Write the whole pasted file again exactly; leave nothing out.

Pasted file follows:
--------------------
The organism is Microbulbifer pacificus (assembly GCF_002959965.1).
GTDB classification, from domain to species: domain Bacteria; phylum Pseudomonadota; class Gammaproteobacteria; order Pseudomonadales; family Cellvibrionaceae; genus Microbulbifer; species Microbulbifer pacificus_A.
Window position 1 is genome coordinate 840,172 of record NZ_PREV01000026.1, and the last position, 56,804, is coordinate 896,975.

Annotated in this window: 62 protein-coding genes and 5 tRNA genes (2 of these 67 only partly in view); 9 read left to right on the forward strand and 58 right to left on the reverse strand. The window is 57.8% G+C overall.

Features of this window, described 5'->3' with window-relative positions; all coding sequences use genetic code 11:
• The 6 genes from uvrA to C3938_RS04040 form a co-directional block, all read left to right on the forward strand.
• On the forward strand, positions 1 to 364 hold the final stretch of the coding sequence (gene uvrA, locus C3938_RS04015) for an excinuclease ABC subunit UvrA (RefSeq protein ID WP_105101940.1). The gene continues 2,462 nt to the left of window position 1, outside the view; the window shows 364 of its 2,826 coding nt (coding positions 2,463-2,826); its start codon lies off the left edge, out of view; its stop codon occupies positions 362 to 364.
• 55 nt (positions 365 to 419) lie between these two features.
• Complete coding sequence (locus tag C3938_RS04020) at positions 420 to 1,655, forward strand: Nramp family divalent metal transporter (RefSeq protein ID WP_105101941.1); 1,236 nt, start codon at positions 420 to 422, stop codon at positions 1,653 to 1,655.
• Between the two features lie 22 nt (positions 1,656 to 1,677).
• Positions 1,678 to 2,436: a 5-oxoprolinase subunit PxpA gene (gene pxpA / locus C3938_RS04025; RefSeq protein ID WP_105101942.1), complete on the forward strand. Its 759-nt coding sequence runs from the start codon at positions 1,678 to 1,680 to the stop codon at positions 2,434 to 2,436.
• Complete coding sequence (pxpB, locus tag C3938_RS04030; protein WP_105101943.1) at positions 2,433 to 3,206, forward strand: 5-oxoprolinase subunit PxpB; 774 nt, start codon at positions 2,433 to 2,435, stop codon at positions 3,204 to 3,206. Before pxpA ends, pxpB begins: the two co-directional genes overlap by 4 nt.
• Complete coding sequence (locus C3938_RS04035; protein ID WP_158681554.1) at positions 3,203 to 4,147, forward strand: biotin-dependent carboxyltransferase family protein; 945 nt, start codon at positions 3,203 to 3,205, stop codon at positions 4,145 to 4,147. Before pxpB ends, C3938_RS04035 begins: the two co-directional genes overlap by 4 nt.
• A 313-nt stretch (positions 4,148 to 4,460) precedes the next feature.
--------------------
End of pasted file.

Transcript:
The organism is Microbulbifer pacificus (assembly GCF_002959965.1).
GTDB classification, from domain to species: domain Bacteria; phylum Pseudomonadota; class Gammaproteobacteria; order Pseudomonadales; family Cellvibrionaceae; genus Microbulbifer; species Microbulbifer pacificus_A.
Window position 1 is genome coordinate 840,172 of record NZ_PREV01000026.1, and the last position, 56,804, is coordinate 896,975.

Annotated in this window: 62 protein-coding genes and 5 tRNA genes (2 of these 67 only partly in view); 9 read left to right on the forward strand and 58 right to left on the reverse strand. The window is 57.8% G+C overall.

Features of this window, described 5'->3' with window-relative positions; all coding sequences use genetic code 11:
• The 6 genes from uvrA to C3938_RS04040 form a co-directional block, all read left to right on the forward strand.
• On the forward strand, positions 1 to 364 hold the final stretch of the coding sequence (gene uvrA, locus C3938_RS04015) for an excinuclease ABC subunit UvrA (RefSeq protein ID WP_105101940.1). The gene continues 2,462 nt to the left of window position 1, outside the view; the window shows 364 of its 2,826 coding nt (coding positions 2,463-2,826); its start codon lies off the left edge, out of view; its stop codon occupies positions 362 to 364.
• 55 nt (positions 365 to 419) lie between these two features.
• Complete coding sequence (locus tag C3938_RS04020) at positions 420 to 1,655, forward strand: Nramp family divalent metal transporter (RefSeq protein ID WP_105101941.1); 1,236 nt, start codon at positions 420 to 422, stop codon at positions 1,653 to 1,655.
• Between the two features lie 22 nt (positions 1,656 to 1,677).
• Positions 1,678 to 2,436: a 5-oxoprolinase subunit PxpA gene (gene pxpA / locus C3938_RS04025; RefSeq protein ID WP_105101942.1), complete on the forward strand. Its 759-nt coding sequence runs from the start codon at positions 1,678 to 1,680 to the stop codon at positions 2,434 to 2,436.
• Complete coding sequence (pxpB, locus tag C3938_RS04030; protein WP_105101943.1) at positions 2,433 to 3,206, forward strand: 5-oxoprolinase subunit PxpB; 774 nt, start codon at positions 2,433 to 2,435, stop codon at positions 3,204 to 3,206. Before pxpA ends, pxpB begins: the two co-directional genes overlap by 4 nt.
• Complete coding sequence (locus C3938_RS04035; protein ID WP_158681554.1) at positions 3,203 to 4,147, forward strand: biotin-dependent carboxyltransferase family protein; 945 nt, start codon at positions 3,203 to 3,205, stop codon at positions 4,145 to 4,147. Before pxpB ends, C3938_RS04035 begins: the two co-directional genes overlap by 4 nt.
• A 313-nt stretch (positions 4,148 to 4,460) precedes the next feature.